In fall 2018, the American River College in Sacramento, California, broke ground on a new STEM building designed to be a state-of-the-art learning environment for its students. The new three-story, 57,000 square foot steel-framed structure offers classrooms, lab space, and faculty offices. The building’s exterior claddings consist of cement plaster, metal panels, aluminum composite panels, and aluminum-framed windows, and the building is topped with a single-ply membrane roof. The wall assemblies are designed to meet the requirements of California’s energy code with continuous exterior insulation, and to meet California’s seismic requirements with drift joints placed at each floor line between the glazing components and cladding systems.

Our team provided building enclosure design peer review, construction administration support, construction field review, and water performance testing of the glazing systems and assemblies. We reviewed construction documents, submittals, shop drawings, requests for information (RFIs), and architect supplemental instructions (ASIs), and we provided recommendations on building enclosure assemblies and details as requested. The scope of our work considered thermal, air, vapor, and water penetration control related to the building enclosure.

The building is situated in an active seismic area in the California Central Valley region, so it needed to meet significant design requirements for lateral movement at the building structure and enclosure. The expected lateral movement also had to be isolated from the glazed fenestrations to prevent the movement from being translated to the glazed assemblies. In addition, the design team set high thermal performance targets that required the use of exterior continuous thermal insulation to limit the energy loss through the steel-framed structure.

Based on the building’s structural lateral movement requirements determined by the structural engineer, our team recommended that seismic joints be implemented at building enclosure assemblies. The seismic joints were implemented at each floor line to accommodate lateral movement through the drift joints to isolate the different floor structures during a seismic event. This approach presented unique challenges for interfacing with the exterior-insulated, drained cement plaster cladding assemblies and the perimeter of the glazed fenestrations. We provided recommendations that were used to develop the drift joint details around the perimeter of the building enclosure to accommodate this expected movement without translating the movement to the glazed assemblies. The drift joint details consisted of pre-formed sheet silicone transition strips to allow for maximum movement while providing continuity to the enclosure control layers.

The building’s cement plaster cladding assembly included a drainage panel to promote drainage and drying within the wall assembly. The drainage composite creates a dedicated drainage layer behind the water-shedding cement plaster cladding before the water can reach the air and water barriers over the exterior wall sheathing.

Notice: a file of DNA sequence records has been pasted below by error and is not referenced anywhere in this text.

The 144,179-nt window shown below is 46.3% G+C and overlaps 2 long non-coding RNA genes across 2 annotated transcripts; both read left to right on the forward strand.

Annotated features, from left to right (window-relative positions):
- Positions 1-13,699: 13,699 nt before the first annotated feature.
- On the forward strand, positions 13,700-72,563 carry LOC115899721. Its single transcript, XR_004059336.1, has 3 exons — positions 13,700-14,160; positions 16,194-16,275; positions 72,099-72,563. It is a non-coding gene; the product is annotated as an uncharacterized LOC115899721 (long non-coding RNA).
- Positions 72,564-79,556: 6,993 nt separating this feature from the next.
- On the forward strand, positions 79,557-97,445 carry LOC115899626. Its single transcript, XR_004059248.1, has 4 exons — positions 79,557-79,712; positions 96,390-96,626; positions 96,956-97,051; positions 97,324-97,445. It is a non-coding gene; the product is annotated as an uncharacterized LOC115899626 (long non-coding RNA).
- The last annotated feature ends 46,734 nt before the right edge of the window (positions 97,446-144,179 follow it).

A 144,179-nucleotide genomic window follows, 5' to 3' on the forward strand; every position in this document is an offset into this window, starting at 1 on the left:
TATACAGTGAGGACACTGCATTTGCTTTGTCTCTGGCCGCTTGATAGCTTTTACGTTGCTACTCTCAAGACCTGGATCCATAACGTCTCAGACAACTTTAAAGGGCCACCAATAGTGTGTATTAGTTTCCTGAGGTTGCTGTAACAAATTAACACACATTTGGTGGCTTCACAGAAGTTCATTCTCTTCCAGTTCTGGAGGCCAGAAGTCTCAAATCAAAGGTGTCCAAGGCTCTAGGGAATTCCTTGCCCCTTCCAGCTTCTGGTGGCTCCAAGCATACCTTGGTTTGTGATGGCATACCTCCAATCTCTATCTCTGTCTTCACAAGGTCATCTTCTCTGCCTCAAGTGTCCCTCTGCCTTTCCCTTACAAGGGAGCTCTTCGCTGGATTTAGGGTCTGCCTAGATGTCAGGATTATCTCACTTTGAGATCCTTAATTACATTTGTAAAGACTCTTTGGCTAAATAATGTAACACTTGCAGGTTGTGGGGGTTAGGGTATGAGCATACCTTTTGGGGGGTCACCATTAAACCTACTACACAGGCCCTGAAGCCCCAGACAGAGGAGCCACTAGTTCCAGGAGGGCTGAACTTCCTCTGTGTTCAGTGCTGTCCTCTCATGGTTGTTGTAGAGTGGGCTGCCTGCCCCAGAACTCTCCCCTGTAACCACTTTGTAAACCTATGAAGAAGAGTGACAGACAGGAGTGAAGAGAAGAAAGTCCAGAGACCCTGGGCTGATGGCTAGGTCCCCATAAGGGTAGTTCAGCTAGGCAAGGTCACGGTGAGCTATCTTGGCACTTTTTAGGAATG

Our team made multiple site visits to review on-site mock-ups and confirm that the building enclosure construction was in conformance with the drawings and specifications. We also identified non-standard details and assisted the architect in determining appropriate solutions, and we checked that appropriate material specifications were being met.

Despite the college’s shutdown during the 2020 COVID pandemic, construction was completed by summer 2020 with plans to make the building available for student use by the winter 2020 semester.

Renderings by Chip Allen Architectural Images

Date:

March 8, 2021

Client:

American River College

Architect:

Gould Evans Architecture

Our Role:

Building Enclosure Consultant

Key Services

Building Enclosure Condition Assessments and Investigations
Design Assistance
Field Review
Testing

A building enclosure condition assessment (BECA) and investigation may be required when an enclosure is suspected of having a problem, such as a leak. A BECA report describes either the current condition of the overall enclosure or specific components, such as windows or a balcony, and aims to identify problems or potential problems. If we detect failures, we will recommend the next steps that may lead to repairs or a renewal.

Our team will review the original building drawings, carry out an owner survey, and then spend time onsite visually reviewing various components of the building enclosure. In addition, we will make exploratory openings to assess the condition of hidden components. Our team may use a range of testing and special analysis techniques, such as thermography. We provide a written report of our findings and recommendations and present them at meetings with the owner group.

Colin Shane | M.Eng., P.Eng., PE

Principal, Building Science Specialist
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